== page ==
Key Findings: This report is based on responses to the following two survey questions: “What current legislation or regulation is having the most negative effect on your business this year?” “What forthcoming legislation or regulation are you most concerned about?” Top legal concerns of North American staffing firms. Three issues dominated, together accounting for half of all reported concerns. The Affordable Care Act (ACA) took the top spot for the sixth year in a row. Compliance with ACA was the main concern, but a few also expressed anxiety about potential changes in the law and/or repeal. Immigration issues, such as uncertainty about changes in rules governing immigration and limitations on H-1B visas, were the second most frequently cited current and upcoming concern. Time off in various forms -- mandatory sick leave (time off for illness), PTO, and family leave -- were also a commonly noted current concern and the top forthcoming concern. Top legal concerns of UK staffing firms. The extension of IR35 Off-Payroll Working rules to private sector businesses using independent contractors from April 2020 was the top concern currently and for the near future. The General Data Protection Regulation (GDPR) (a law intended to strengthen and unify data protection for individuals within the European Union) ranked second in current concerns. Brexit was a lesser concern both currently and upcoming. Top legal concerns of European (excluding UK) staffing firms. The General Data Protection Regulation was the top concern currently. Assignment length limits also accounted for a large portion of current concern responses. Independent contractor misclassification, Brexit and EU legislation regarding temporary contracts were lesser concerns. Note: In many cases, as the average number of mentions for each of the issues was sometimes small (particularly outside of North America), the rank order in the tables should not be given too much weight. Nonetheless, items toward the very top of the tables were typically cited disproportionately. To access the complete report, please select the link below: Global Staffing Company Survey 2019 Concerns about current and upcoming legislation 20191116 - You do not have permission to view this object. […]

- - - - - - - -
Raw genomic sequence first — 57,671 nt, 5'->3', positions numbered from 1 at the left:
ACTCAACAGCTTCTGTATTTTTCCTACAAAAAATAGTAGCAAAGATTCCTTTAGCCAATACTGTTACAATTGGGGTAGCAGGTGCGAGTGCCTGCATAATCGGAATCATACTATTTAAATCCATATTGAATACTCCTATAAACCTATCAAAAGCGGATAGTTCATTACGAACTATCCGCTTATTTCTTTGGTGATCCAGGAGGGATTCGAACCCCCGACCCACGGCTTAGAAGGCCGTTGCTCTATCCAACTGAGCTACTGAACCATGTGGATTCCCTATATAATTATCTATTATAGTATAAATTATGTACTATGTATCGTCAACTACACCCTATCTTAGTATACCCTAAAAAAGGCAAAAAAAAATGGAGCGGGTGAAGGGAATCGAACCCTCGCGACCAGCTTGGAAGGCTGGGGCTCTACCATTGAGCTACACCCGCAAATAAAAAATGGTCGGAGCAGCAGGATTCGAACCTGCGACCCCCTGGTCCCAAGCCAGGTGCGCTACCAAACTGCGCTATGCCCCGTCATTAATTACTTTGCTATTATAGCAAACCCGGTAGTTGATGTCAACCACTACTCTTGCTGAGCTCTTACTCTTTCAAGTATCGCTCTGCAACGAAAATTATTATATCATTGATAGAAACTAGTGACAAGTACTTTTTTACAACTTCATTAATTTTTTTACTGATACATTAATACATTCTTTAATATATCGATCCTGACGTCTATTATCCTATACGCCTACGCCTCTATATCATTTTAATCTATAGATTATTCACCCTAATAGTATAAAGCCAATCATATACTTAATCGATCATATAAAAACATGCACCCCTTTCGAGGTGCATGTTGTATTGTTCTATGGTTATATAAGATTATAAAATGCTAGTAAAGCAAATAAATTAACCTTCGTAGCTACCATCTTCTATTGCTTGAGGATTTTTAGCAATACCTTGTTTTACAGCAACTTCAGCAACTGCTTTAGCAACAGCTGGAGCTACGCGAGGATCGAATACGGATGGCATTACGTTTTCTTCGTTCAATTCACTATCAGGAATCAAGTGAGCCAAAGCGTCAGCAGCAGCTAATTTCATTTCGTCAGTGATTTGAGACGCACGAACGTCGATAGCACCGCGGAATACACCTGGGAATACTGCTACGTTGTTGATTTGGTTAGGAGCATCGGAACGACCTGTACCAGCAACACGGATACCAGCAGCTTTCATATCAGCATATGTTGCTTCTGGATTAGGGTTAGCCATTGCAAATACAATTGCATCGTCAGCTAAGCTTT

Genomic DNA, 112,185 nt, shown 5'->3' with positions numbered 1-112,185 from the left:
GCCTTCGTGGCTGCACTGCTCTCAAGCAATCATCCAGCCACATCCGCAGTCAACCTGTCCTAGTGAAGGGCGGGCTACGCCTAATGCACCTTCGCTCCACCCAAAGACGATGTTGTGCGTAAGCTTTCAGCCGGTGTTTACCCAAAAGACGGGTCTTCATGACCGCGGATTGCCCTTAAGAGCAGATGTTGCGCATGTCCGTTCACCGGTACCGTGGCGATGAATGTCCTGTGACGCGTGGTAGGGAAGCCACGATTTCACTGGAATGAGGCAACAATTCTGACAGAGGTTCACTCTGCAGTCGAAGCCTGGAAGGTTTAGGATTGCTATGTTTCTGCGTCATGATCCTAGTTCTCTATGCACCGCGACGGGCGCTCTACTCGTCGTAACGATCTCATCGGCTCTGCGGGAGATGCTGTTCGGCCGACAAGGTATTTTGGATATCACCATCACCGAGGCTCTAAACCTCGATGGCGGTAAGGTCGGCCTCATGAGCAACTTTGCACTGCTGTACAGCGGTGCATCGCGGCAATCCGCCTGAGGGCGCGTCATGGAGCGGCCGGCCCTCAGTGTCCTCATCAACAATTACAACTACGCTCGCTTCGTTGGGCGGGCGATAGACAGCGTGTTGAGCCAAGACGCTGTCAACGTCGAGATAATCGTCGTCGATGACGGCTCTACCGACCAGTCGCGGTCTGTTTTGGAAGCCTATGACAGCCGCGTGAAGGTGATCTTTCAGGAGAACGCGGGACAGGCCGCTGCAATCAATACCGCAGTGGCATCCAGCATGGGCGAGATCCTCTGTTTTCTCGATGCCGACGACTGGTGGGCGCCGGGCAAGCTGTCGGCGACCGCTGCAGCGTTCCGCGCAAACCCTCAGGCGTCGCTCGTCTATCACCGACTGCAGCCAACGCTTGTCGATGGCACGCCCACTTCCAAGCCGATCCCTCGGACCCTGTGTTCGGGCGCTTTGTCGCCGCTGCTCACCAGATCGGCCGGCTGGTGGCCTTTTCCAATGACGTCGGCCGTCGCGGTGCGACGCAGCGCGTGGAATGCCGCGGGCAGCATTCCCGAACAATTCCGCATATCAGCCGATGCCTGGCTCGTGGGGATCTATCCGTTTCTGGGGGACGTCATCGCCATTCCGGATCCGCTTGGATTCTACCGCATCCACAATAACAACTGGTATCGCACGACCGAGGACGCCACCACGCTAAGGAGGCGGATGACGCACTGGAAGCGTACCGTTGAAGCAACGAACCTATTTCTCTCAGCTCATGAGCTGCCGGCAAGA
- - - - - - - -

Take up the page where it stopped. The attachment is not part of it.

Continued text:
• Most Complex Staffing Markets

    60 different contingent markets assessed across six Continents. Complex markets identified among both emerging and established contingent markets. Egypt and Venezuela are ranked the most complex locations, followed by Brazil. Most complex Asian contingent market is Indonesia followed by Vietnam and China. The least complex markets in our analysis is New Zealand, followed by the United States and the United Kingdom. The markets that have become less complex compared to a year ago are: France, Austria, Finland and Turkey. The markets that have become more complex compared to a year ago are: Chile, Mexico Singapore and South Africa. To download a full copy of the report, click below: Most Complex Contingent Markets Globally 20191115 - You do not have permission to view this object. To download a copy of the interactive Market Complexity Assessment Tool, click below: Market Complexity Assessment Tool 20191115 - You do not have permission to view this object. […]